One day, the phone rang and it was Leno. He was going to use a joke on the air. “It got a really good laugh and it was the most powerful thing that ever happened to me," Mecurio said. “I’m doing M&A deals that are on the front page for the Wall Street Journal and on Forbes and this $50 stupid little joke grabbed me by the throat and just shook the shit out of me.”
Mecurio became obsessed with writing jokes and trying them out at open mic nights, currying between his marbled Midtown office to dingy dives like Downtown Beirut. (“There was a sign on the men’s room door that said, ‘The toilet seats only to be used to go to the bathroom, not to cut coke. Thank you, The Management.’”) The thought of choosing one road—particularly the one less traveled—terrified him.
Just before he turned 30, Mecurio gained the nerve he needed to return to New York and quit his day job. “I sold my apartment, and I moved to a rooming house, living with two ex-cons, two recovering addicts, a 300-pound phone sex operator who sold herbal diet products door-to-door.”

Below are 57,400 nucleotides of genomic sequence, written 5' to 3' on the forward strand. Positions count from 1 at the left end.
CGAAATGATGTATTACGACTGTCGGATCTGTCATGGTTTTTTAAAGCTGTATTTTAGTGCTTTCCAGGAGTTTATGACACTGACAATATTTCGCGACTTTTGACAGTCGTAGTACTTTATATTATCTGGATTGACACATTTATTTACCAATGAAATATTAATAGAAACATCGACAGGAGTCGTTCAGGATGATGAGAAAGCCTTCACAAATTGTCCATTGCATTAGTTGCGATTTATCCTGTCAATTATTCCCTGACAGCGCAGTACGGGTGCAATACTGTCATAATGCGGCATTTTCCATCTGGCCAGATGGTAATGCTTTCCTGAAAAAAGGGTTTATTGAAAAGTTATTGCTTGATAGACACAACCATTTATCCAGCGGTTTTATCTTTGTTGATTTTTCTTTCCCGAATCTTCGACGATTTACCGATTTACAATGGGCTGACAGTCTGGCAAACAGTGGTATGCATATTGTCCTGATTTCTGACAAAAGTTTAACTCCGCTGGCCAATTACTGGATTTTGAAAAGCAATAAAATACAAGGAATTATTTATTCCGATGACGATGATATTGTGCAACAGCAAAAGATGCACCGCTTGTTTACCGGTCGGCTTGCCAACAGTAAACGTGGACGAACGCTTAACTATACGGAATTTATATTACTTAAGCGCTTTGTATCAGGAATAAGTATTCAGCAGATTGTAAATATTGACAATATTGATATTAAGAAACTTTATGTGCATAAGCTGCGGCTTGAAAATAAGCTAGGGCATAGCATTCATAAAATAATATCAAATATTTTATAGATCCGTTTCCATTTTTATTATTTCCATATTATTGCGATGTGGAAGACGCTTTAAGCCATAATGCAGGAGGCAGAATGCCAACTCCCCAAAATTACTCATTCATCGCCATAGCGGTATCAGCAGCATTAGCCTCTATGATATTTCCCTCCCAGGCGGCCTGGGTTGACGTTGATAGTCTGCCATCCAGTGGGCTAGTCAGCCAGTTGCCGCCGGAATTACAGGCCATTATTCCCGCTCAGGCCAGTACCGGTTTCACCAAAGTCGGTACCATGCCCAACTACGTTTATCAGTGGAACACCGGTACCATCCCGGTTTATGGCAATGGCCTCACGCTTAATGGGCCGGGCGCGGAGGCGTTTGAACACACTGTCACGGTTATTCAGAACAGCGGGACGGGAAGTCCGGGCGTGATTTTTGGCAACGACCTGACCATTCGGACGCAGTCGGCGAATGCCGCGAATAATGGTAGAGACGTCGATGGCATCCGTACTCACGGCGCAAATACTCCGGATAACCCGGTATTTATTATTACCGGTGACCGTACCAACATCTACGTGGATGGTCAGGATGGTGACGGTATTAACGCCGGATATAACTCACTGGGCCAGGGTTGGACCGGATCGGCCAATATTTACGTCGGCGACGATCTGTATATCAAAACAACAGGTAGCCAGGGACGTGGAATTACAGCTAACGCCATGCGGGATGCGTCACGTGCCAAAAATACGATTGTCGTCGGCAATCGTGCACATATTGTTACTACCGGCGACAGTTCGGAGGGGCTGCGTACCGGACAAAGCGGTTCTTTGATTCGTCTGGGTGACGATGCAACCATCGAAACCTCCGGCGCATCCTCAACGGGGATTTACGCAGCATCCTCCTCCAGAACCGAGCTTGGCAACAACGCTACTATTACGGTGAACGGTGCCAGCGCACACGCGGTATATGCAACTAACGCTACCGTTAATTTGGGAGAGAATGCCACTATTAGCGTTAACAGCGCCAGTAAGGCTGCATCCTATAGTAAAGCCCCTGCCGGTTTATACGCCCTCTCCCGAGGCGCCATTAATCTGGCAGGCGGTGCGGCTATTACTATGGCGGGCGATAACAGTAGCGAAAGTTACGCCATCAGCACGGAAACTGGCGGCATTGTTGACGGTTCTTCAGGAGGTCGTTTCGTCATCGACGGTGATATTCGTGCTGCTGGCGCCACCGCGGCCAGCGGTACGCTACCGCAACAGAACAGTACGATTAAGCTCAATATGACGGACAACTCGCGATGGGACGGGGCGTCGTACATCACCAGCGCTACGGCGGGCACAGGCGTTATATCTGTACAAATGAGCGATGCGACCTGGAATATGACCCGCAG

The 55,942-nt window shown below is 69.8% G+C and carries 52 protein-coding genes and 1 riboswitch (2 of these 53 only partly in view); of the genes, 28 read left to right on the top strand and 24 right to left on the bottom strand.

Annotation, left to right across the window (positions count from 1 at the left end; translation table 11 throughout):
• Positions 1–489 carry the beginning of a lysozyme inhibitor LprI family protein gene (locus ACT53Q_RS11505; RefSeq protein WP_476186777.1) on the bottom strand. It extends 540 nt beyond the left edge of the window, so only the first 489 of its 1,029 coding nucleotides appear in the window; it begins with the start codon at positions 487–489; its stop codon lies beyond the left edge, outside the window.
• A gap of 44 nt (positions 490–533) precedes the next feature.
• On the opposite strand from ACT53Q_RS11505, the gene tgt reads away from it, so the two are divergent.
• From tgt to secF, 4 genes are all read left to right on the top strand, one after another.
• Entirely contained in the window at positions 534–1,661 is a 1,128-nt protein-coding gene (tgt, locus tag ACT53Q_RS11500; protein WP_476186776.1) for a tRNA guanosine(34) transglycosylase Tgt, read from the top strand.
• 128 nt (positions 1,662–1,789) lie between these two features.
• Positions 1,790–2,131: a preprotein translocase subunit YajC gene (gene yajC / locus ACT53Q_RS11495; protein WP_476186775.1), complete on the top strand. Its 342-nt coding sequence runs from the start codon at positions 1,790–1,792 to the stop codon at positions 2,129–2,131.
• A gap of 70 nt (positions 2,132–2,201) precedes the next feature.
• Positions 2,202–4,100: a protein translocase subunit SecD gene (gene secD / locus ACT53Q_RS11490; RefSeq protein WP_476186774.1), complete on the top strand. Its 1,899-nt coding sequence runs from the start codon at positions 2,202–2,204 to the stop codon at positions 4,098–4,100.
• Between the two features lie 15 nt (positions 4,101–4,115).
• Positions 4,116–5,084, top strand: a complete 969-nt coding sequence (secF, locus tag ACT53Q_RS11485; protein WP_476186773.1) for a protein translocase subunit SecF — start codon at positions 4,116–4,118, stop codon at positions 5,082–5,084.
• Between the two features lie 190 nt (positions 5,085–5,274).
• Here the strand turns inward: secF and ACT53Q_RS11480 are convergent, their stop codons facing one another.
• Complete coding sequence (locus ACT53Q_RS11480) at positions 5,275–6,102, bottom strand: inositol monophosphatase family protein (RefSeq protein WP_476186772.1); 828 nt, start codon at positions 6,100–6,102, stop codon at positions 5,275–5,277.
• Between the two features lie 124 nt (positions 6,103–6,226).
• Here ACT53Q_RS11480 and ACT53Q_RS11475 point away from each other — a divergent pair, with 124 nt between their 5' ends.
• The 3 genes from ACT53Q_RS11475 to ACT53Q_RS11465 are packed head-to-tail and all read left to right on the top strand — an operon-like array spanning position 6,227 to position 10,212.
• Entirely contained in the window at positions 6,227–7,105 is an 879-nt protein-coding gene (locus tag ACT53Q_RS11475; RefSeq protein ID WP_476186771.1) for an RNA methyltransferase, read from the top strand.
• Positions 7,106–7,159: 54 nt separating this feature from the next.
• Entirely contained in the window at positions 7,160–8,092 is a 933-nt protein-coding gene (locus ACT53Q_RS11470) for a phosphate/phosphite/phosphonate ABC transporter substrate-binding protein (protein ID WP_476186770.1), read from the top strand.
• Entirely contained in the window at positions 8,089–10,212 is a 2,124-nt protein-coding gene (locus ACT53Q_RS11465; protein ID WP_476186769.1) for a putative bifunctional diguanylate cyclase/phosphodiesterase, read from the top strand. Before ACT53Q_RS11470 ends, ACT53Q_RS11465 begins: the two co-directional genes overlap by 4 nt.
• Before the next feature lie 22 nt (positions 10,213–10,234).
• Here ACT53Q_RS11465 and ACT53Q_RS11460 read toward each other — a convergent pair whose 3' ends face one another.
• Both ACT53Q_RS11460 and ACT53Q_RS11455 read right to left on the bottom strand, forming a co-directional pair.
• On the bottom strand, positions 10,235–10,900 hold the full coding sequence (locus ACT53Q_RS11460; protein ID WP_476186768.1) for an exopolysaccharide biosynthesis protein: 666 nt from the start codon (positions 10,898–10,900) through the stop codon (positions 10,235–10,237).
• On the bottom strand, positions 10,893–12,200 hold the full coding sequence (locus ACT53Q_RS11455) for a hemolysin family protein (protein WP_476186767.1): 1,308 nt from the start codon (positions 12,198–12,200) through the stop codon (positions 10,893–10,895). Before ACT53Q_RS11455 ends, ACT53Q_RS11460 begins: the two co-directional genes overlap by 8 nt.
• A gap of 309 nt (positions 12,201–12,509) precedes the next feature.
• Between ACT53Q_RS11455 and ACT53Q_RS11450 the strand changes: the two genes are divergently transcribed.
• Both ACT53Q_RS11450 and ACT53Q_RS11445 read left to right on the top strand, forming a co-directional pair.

And...Mecurio was miserable, ultimately accepting a job running a bank and recreated his old life.
But in Mecurio’s world, comedy was as inevitable as gravity. “Two months later, I was back doing comedy again like a drug addict looking for drugs.”
Back to the seedy open mic nights, back to scribbling jokes. He even filmed a small comedy bit that got buried and filed in the “Things-That-Will-Never-See-The-Light-Of-Day Folder.”
And then he walked into the bank one morning and his boss leapt up. “‘Did I see you on TV last night? Doing some jokes?’” Mecurio recounts. The double agent had been caught. “They aired it and didn’t tell me. There was a long pause and then he goes, ‘Hey, everybody! My investment banker’s a comedian!’
“I think I needed that validation from that world. When he said that to me, something like a weight came off my shoulders, like it was OK for me to do it.”
Mecurio quit finance for good. That’s when The Daily Show called. Mecurio wrote for the Jon Stewart show from 1996 until 2002 before working on his own Comedy Central show.